357 mag S&W model 29?


April 9, 2010, 12:01 AM
So what do y'all think is the story behind this piece?


from the description: For sale is: A Model 28-2 Smith & Wesson Highway Patrolman in .357 magnum. The unusual thing with this is that the frame is clearley stamped as a model 29-2 (.44 magnum).

So is this an error by Smith & Wesson? Or did someone along the way swap out the barrel and cylinder from a model 28 on a 29 frame?

The seller claims its a factory error and shows all the numbers match, but I didn't think there was a serial number on the barrel or cylinder?

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April 9, 2010, 12:07 AM
it is clearly a model 28 that some guy w a punch messed up when he popped the "29-2" under the yoke

I would say "yawn"

April 9, 2010, 12:11 AM
The frame, barrel and cylinder seem to match a M-28's low gloss polish.
Hard to tell just by the photos.
I can't see anyone going to the trouble to make this set up from a M29 frame.

April 9, 2010, 12:14 AM
The only sure way to find out is to contact S&W with the serial numbers and get the history...I missed out on several employee guns that went upon Gun Broker..they were Retirement presents to employee's.. One was a stainless 686..

April 9, 2010, 05:39 AM
:D Thats one way to boost a price..It could be a factory mess up but S&W's quality control during those years were pretty spot on..They went through several inspections before they left the factory..One of the reasons the early pre locks are so sought after..

April 9, 2010, 08:30 AM
Guillermo said it best and first. It's just mis-marked. It's actually not uncommon for S&W and these mis-marked guns usually don't bring a premium, and often sell at a discount. Obviously it shows the QC was asleep and the line workers indifferent to good quality. if the production line can't be bothered to catch the fact the gun is mis-marked, how can I trust them to actually build it correctly? Mis-marked S&W's are not rare or unusual in the '68 to '80 period. They are a dime a dozen. As are badly built ones.

There are two take-home lessons here:

1) The sad fact is this is terribly common with S&W from 1968 to about 1979. Yeah,"P&R" and all that - they were pretty awful about quality control and manufacturing standards in this "Bangor Punta" era. Just awful. Anyone who tells you to buy "P&R" over actually looking at the year and gun in particular is really full of nonsense. The worst guns S&W ever turned out on average were not post-lock, they were '68 to '79. Go buy a few handfulls and compare. I have. If someone tries to sell you a gun simply because it's "P&R", ask for some more details.

2) You have a full view of the quality and ethics of what Wade's Guns in Bellevue, WA does. They are really not the most ethical of fellows and this is a good example.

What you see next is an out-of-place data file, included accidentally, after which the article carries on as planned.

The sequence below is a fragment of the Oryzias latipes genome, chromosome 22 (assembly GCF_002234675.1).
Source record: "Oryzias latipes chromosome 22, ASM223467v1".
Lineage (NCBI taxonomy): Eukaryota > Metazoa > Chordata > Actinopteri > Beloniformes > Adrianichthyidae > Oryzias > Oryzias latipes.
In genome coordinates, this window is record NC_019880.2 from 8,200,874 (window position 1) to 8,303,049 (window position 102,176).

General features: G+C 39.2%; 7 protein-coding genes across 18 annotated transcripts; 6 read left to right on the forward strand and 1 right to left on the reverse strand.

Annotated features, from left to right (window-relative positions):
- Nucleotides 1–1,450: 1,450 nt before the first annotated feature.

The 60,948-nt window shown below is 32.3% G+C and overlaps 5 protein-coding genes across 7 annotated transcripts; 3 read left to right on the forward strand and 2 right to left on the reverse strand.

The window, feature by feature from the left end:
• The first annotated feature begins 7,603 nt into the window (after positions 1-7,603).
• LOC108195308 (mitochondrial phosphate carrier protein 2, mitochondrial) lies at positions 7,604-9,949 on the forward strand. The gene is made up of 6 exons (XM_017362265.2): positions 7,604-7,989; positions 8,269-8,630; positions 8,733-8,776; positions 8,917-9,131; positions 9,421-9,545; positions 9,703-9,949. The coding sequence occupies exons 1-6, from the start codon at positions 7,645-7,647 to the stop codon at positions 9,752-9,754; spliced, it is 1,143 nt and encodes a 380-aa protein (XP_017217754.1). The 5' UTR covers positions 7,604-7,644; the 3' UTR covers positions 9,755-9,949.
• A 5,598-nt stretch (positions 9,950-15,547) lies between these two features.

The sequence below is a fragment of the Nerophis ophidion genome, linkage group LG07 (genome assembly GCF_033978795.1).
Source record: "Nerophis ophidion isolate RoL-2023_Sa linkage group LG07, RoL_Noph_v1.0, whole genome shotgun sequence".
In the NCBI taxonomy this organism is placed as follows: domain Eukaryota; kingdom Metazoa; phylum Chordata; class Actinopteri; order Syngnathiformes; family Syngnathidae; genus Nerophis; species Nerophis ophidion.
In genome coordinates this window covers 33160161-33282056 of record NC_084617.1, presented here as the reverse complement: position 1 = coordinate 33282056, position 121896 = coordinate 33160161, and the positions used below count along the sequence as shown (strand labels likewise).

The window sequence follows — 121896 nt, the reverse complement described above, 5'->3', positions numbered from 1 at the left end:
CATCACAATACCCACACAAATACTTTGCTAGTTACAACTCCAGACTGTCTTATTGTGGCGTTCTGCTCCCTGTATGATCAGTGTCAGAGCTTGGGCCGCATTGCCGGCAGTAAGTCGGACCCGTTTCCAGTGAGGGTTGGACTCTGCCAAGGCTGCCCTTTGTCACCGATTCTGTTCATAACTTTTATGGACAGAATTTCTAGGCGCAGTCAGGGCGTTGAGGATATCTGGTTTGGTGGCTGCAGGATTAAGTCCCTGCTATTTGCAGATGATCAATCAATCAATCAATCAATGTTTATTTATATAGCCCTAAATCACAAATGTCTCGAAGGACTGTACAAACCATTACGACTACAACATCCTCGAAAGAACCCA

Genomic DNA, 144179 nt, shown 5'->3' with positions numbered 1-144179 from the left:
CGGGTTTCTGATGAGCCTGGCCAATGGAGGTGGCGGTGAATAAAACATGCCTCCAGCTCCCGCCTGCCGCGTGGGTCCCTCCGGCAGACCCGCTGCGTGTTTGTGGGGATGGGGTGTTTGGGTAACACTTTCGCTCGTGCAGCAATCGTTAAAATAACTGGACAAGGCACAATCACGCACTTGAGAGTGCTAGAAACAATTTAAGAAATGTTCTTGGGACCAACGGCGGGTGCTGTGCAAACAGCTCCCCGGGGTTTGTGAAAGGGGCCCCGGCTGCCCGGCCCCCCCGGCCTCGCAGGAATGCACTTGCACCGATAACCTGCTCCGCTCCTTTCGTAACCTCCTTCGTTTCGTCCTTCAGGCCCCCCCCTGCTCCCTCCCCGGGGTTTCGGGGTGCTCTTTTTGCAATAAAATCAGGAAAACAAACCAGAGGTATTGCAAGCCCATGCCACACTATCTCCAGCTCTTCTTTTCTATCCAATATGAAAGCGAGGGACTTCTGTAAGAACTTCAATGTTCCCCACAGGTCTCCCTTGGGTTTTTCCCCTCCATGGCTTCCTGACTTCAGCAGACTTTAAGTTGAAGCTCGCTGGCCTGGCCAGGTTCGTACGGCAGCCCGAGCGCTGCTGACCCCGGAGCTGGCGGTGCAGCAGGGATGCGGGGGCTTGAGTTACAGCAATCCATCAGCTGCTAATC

They, as a large dealer should have staff that know something about guns and their history. But they don't. To them, and they've said it to me in person, a great "classic" is a '90s vintage Para. I've seen them out and out lie about Colt and S&W guns to steer folks to Kimbers (apparently they get a nice kick back or more profit margin from them).

So what you are seeing here is a less than knowledgeable and honest dealer peddling a gun they don't know and not holding back about their ignorance. I know for a fact margins in the gun business are thin, but you shouldn't have to be this shallow if you are an honest broker.

Old Fuff
April 9, 2010, 10:10 AM
I hate to say this, but for once Guillermo is right. :neener:

Look closely at picture #2. The models 27 and 28 had barrels with a narrow rib. The model 29 had a wide one. In the picture you can see that this revolver's barrel has a narrow rib, and the front of the frame at the top strap is machined to match it. What we see is a mismarked model 28 that didn't get caught by an inspector. Since at the time frames were made up and stamped with both the serial and model numbers before they were made into completed revolvers this occasionally happened. In fact it happened enough so I suspect the seller will end up not selling.

April 9, 2010, 10:22 AM
Before I would accept that as an original "S&W error", I would get a factory letter from the manufacturer stating the original caliber. I think it was a gunsmith switch for whatever reason.

April 9, 2010, 10:29 AM
I hate to say this, but for once Guillermo is right.

Hey Fluffy, since we agree 99% I guess that for once you are right for once too :D

Old Fuff
April 9, 2010, 10:48 AM
Well maybe, but I'm right 100% of the time... :uhoh: :D

Old Fuff
April 9, 2010, 10:53 AM
I think it was a gunsmith switch for whatever reason.

In this case I doubt it. A true model 29 frame wouldn't match up with the barrel at the front of the topstrap. That, and the fact that this sort of thing wasn't all that uncommon. The model (29-2) stamp is genuine.

April 9, 2010, 11:37 AM
but I'm right 100% of the time
except for your love of FULL SIZE DAO handguns I will go along with that :D

And I think you are 100% right on this one. EVERYTHING says "model 28" except the punch mark. The guy grabbed the wrong punch...end of story

April 9, 2010, 12:40 PM
Ok, so the answer is; YES, this is a factory error ... but its not like an upside down postage stamp, its not worth a lot more (or any more) than a standard one.

Still a nice looking (albeit over priced) 28.

April 9, 2010, 02:20 PM
Looks like a simple stamping error.. Not that uncommon. Nice gun, but not that nice!:what:

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